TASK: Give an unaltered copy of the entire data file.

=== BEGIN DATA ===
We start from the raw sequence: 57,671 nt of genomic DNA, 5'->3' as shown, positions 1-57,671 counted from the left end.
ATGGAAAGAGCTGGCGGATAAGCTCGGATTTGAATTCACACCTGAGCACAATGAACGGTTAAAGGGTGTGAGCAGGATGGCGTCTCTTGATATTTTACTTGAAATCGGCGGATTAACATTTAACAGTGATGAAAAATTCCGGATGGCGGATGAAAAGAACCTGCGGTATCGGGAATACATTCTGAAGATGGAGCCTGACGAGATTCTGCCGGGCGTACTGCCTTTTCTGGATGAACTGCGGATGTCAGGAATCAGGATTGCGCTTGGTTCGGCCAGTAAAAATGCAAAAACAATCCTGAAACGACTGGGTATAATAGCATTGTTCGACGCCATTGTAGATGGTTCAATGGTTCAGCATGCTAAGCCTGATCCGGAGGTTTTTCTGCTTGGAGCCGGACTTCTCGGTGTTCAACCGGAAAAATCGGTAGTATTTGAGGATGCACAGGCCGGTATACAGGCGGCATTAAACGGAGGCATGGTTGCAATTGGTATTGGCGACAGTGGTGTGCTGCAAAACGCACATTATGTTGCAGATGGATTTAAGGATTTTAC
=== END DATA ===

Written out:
We start from the raw sequence: 57,671 nt of genomic DNA, 5'->3' as shown, positions 1-57,671 counted from the left end.
ATGGAAAGAGCTGGCGGATAAGCTCGGATTTGAATTCACACCTGAGCACAATGAACGGTTAAAGGGTGTGAGCAGGATGGCGTCTCTTGATATTTTACTTGAAATCGGCGGATTAACATTTAACAGTGATGAAAAATTCCGGATGGCGGATGAAAAGAACCTGCGGTATCGGGAATACATTCTGAAGATGGAGCCTGACGAGATTCTGCCGGGCGTACTGCCTTTTCTGGATGAACTGCGGATGTCAGGAATCAGGATTGCGCTTGGTTCGGCCAGTAAAAATGCAAAAACAATCCTGAAACGACTGGGTATAATAGCATTGTTCGACGCCATTGTAGATGGTTCAATGGTTCAGCATGCTAAGCCTGATCCGGAGGTTTTTCTGCTTGGAGCCGGACTTCTCGGTGTTCAACCGGAAAAATCGGTAGTATTTGAGGATGCACAGGCCGGTATACAGGCGGCATTAAACGGAGGCATGGTTGCAATTGGTATTGGCGACAGTGGTGTGCTGCAAAACGCACATTATGTTGCAGATGGATTTAAGGATTTTAC